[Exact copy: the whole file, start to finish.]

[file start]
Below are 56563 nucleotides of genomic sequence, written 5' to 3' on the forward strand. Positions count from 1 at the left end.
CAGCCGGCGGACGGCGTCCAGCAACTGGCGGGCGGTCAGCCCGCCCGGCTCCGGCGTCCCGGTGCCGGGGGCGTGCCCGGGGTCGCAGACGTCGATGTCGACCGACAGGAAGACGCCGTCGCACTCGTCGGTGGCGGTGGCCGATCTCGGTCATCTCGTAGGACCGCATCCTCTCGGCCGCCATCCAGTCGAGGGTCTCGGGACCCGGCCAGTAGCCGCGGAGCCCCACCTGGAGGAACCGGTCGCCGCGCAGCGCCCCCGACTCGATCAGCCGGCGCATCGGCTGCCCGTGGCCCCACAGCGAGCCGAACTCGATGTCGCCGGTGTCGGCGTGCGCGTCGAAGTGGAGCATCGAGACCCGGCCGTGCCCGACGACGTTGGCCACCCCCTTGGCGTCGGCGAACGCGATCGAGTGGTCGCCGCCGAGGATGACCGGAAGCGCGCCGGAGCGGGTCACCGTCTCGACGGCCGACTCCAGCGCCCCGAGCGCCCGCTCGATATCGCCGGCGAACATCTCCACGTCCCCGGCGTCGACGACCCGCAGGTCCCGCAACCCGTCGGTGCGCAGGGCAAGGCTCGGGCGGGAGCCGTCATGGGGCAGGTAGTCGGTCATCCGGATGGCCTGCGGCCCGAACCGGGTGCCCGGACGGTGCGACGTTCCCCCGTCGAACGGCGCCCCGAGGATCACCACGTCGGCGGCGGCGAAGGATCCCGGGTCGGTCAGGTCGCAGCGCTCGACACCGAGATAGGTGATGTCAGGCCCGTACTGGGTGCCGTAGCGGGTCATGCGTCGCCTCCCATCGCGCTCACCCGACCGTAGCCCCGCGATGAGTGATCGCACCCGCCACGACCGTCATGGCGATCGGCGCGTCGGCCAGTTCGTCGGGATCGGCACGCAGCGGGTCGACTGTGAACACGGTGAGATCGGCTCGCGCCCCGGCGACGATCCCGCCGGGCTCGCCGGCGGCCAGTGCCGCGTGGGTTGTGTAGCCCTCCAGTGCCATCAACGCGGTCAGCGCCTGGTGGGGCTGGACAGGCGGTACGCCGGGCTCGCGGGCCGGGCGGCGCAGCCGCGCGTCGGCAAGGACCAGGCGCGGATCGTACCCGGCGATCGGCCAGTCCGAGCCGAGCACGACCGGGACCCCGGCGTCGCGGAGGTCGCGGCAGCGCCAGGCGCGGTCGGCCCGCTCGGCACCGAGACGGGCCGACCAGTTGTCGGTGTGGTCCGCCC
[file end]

Below are 56563 nucleotides of genomic sequence, written 5' to 3' on the forward strand. Positions count from 1 at the left end.
CAGCCGGCGGACGGCGTCCAGCAACTGGCGGGCGGTCAGCCCGCCCGGCTCCGGCGTCCCGGTGCCGGGGGCGTGCCCGGGGTCGCAGACGTCGATGTCGACCGACAGGAAGACGCCGTCGCACTCGTCGGTGGCGGTGGCCGATCTCGGTCATCTCGTAGGACCGCATCCTCTCGGCCGCCATCCAGTCGAGGGTCTCGGGACCCGGCCAGTAGCCGCGGAGCCCCACCTGGAGGAACCGGTCGCCGCGCAGCGCCCCCGACTCGATCAGCCGGCGCATCGGCTGCCCGTGGCCCCACAGCGAGCCGAACTCGATGTCGCCGGTGTCGGCGTGCGCGTCGAAGTGGAGCATCGAGACCCGGCCGTGCCCGACGACGTTGGCCACCCCCTTGGCGTCGGCGAACGCGATCGAGTGGTCGCCGCCGAGGATGACCGGAAGCGCGCCGGAGCGGGTCACCGTCTCGACGGCCGACTCCAGCGCCCCGAGCGCCCGCTCGATATCGCCGGCGAACATCTCCACGTCCCCGGCGTCGACGACCCGCAGGTCCCGCAACCCGTCGGTGCGCAGGGCAAGGCTCGGGCGGGAGCCGTCATGGGGCAGGTAGTCGGTCATCCGGATGGCCTGCGGCCCGAACCGGGTGCCCGGACGGTGCGACGTTCCCCCGTCGAACGGCGCCCCGAGGATCACCACGTCGGCGGCGGCGAAGGATCCCGGGTCGGTCAGGTCGCAGCGCTCGACACCGAGATAGGTGATGTCAGGCCCGTACTGGGTGCCGTAGCGGGTCATGCGTCGCCTCCCATCGCGCTCACCCGACCGTAGCCCCGCGATGAGTGATCGCACCCGCCACGACCGTCATGGCGATCGGCGCGTCGGCCAGTTCGTCGGGATCGGCACGCAGCGGGTCGACTGTGAACACGGTGAGATCGGCTCGCGCCCCGGCGACGATCCCGCCGGGCTCGCCGGCGGCCAGTGCCGCGTGGGTTGTGTAGCCCTCCAGTGCCATCAACGCGGTCAGCGCCTGGTGGGGCTGGACAGGCGGTACGCCGGGCTCGCGGGCCGGGCGGCGCAGCCGCGCGTCGGCAAGGACCAGGCGCGGATCGTACCCGGCGATCGGCCAGTCCGAGCCGAGCACGACCGGGACCCCGGCGTCGCGGAGGTCGCGGCAGCGCCAGGCGCGGTCGGCCCGCTCGGCACCGAGACGGGCCGACCAGTTGTCGGTGTGGTCCGCCC